America has a new favorite way to pay for music.
For the first time ever, retail revenue from streaming services eclipsed revenue for digital downloads in 2015, according to the Recording Industry Association of America. Music fans are opening their wallets to pay for music subscription services, or listening to songs on free ad-supported platforms.
Streaming comprised 34.3 percent of industry revenue for the year, bringing in $2.4 billion. Digital album and track downloads, which have been in decline for years, came in just behind with a 34 percent share of the market, followed by physical formats. In total, revenue was up about 1 percent, to $7 billion for the year.
Streaming services have been around for more than a decade. One of the first, ironically, tried to leverage the brand of Napster, the file-sharing service that introduced music piracy to the masses. But the two companies most responsible for streaming’s success are Spotify, the first subscription service to find a large audience, and YouTube, which is the most popular method for listening to music online.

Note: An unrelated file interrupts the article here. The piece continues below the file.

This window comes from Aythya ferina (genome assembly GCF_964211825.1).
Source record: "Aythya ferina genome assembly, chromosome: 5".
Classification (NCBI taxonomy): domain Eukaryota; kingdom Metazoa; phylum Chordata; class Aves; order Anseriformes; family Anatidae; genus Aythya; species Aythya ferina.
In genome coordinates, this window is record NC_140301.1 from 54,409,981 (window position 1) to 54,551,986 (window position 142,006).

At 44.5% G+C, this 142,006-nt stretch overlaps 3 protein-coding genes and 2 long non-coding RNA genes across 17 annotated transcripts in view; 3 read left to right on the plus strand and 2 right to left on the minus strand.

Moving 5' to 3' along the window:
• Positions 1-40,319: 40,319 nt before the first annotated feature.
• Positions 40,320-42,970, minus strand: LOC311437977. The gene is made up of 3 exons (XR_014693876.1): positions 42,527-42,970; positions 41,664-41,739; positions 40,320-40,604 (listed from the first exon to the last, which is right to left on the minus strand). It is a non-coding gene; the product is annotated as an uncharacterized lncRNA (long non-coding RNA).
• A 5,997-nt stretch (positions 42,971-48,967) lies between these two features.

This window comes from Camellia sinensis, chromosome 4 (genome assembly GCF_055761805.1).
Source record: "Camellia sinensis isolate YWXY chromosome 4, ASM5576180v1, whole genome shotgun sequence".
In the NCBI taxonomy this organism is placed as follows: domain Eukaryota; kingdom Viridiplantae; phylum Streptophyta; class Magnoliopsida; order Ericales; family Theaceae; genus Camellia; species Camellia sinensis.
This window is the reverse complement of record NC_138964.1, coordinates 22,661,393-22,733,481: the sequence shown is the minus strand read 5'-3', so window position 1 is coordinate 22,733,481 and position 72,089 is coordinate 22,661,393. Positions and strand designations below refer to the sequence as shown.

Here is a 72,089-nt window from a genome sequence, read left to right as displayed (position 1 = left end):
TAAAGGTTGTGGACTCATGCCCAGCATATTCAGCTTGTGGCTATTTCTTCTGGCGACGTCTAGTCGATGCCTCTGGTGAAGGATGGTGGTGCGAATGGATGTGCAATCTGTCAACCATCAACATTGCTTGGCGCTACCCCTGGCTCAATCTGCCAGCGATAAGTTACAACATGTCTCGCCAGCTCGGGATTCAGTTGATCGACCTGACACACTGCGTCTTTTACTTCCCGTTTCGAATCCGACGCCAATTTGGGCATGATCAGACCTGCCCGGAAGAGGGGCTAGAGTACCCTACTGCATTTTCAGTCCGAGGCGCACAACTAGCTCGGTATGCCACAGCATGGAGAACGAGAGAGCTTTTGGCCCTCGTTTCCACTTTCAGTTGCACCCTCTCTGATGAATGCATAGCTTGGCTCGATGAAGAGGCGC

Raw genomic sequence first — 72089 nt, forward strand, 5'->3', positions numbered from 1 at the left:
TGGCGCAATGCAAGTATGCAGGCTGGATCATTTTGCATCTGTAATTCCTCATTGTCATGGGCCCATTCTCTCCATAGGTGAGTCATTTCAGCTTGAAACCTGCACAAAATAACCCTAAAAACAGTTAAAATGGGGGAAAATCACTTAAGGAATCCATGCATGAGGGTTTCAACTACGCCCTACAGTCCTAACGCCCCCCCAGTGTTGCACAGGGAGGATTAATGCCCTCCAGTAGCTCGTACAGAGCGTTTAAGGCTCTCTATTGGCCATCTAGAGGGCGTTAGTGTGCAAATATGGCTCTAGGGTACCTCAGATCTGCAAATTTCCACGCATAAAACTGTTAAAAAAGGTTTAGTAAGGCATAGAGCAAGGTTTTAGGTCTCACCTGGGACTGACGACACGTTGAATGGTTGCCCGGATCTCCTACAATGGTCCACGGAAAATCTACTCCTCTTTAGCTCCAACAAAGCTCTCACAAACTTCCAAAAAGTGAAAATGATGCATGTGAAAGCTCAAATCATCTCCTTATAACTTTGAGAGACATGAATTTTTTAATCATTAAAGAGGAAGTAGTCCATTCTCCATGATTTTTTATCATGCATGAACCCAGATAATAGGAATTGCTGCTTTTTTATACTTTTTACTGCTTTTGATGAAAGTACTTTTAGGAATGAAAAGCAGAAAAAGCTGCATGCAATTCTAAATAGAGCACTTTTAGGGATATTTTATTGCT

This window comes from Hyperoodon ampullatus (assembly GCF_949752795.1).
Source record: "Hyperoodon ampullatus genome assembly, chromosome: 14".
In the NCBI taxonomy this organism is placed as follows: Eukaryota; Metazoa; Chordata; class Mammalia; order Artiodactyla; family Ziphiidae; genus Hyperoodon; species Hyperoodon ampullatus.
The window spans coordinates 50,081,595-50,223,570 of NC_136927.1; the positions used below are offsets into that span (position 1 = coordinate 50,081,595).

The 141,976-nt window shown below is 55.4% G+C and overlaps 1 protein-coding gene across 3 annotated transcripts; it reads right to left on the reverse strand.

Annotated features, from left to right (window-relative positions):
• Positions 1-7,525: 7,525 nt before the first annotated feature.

The RIAA has one big problem with both these platforms: they let people listen to music on demand for free. These ad-supported listening experiences brought in less than $400 million in revenue in 2015, compared to $1.2 billion from paid subscription services. Vinyl records were actually more lucrative for the music industry than YouTube streams, bringing in $416 million in revenue.
This disconnect between massive increases in music consumption and paltry gains in revenue is one reason artists like Taylor Swift and Adele have been withholding their albums from streaming services. But those efforts by certain superstar artists aren’t stopping people from choosing to stream songs instead of buying individual albums.
The pressure to tighten the reins on free music will likely increase. YouTube introduced a subscription service last fall, and Spotify, which has always had the same music on its free and paid tiers, has been mulling keeping some content exclusive to paying customers. Expect access to music to get more expensive, not less, as artists and labels try to regain more of the revenue lost since the CD era.
This story originally appeared on Fortune Magazine